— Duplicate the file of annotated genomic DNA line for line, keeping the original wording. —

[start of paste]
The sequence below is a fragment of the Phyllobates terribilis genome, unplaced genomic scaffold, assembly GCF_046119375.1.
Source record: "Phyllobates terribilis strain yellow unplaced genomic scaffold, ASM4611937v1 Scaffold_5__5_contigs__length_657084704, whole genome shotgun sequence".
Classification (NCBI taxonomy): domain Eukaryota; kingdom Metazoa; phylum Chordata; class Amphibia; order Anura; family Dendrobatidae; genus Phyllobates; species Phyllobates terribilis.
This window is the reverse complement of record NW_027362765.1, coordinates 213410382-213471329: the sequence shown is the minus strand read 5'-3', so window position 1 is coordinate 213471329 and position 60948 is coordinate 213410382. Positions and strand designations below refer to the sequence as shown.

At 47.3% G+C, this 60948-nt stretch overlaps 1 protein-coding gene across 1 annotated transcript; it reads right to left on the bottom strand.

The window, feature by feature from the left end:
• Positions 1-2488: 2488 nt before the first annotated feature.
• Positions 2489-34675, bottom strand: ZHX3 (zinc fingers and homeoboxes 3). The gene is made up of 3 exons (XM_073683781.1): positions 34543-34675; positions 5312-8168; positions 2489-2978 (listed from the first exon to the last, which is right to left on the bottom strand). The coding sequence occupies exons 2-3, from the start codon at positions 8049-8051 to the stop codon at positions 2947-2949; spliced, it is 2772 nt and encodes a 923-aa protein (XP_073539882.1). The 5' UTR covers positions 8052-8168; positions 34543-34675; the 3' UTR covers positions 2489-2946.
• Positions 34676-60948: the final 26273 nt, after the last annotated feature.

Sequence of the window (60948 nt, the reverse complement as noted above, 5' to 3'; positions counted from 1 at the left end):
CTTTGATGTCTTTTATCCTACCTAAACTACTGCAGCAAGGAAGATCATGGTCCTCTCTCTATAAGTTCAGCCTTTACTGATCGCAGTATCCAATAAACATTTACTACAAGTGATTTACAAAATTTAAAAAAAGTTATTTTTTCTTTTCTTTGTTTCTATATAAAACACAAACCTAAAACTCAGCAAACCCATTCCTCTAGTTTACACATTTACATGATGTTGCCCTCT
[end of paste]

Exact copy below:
The sequence below is a fragment of the Phyllobates terribilis genome, unplaced genomic scaffold, assembly GCF_046119375.1.
Source record: "Phyllobates terribilis strain yellow unplaced genomic scaffold, ASM4611937v1 Scaffold_5__5_contigs__length_657084704, whole genome shotgun sequence".
Classification (NCBI taxonomy): domain Eukaryota; kingdom Metazoa; phylum Chordata; class Amphibia; order Anura; family Dendrobatidae; genus Phyllobates; species Phyllobates terribilis.
This window is the reverse complement of record NW_027362765.1, coordinates 213410382-213471329: the sequence shown is the minus strand read 5'-3', so window position 1 is coordinate 213471329 and position 60948 is coordinate 213410382. Positions and strand designations below refer to the sequence as shown.

At 47.3% G+C, this 60948-nt stretch overlaps 1 protein-coding gene across 1 annotated transcript; it reads right to left on the bottom strand.

The window, feature by feature from the left end:
• Positions 1-2488: 2488 nt before the first annotated feature.
• Positions 2489-34675, bottom strand: ZHX3 (zinc fingers and homeoboxes 3). The gene is made up of 3 exons (XM_073683781.1): positions 34543-34675; positions 5312-8168; positions 2489-2978 (listed from the first exon to the last, which is right to left on the bottom strand). The coding sequence occupies exons 2-3, from the start codon at positions 8049-8051 to the stop codon at positions 2947-2949; spliced, it is 2772 nt and encodes a 923-aa protein (XP_073539882.1). The 5' UTR covers positions 8052-8168; positions 34543-34675; the 3' UTR covers positions 2489-2946.
• Positions 34676-60948: the final 26273 nt, after the last annotated feature.

Sequence of the window (60948 nt, the reverse complement as noted above, 5' to 3'; positions counted from 1 at the left end):
CTTTGATGTCTTTTATCCTACCTAAACTACTGCAGCAAGGAAGATCATGGTCCTCTCTCTATAAGTTCAGCCTTTACTGATCGCAGTATCCAATAAACATTTACTACAAGTGATTTACAAAATTTAAAAAAAGTTATTTTTTCTTTTCTTTGTTTCTATATAAAACACAAACCTAAAACTCAGCAAACCCATTCCTCTAGTTTACACATTTACATGATGTTGCCCTCT